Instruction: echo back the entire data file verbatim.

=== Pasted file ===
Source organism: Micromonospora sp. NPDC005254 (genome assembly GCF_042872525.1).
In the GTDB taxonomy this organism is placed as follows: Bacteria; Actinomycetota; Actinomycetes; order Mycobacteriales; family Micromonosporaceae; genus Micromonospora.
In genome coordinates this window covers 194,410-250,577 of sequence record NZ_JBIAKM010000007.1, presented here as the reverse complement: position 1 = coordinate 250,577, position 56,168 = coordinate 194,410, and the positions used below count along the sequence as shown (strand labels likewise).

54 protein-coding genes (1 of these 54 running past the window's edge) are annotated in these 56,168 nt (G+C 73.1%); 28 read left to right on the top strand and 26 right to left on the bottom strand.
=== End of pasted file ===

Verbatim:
Source organism: Micromonospora sp. NPDC005254 (genome assembly GCF_042872525.1).
In the GTDB taxonomy this organism is placed as follows: Bacteria; Actinomycetota; Actinomycetes; order Mycobacteriales; family Micromonosporaceae; genus Micromonospora.
In genome coordinates this window covers 194,410-250,577 of sequence record NZ_JBIAKM010000007.1, presented here as the reverse complement: position 1 = coordinate 250,577, position 56,168 = coordinate 194,410, and the positions used below count along the sequence as shown (strand labels likewise).

54 protein-coding genes (1 of these 54 running past the window's edge) are annotated in these 56,168 nt (G+C 73.1%); 28 read left to right on the top strand and 26 right to left on the bottom strand.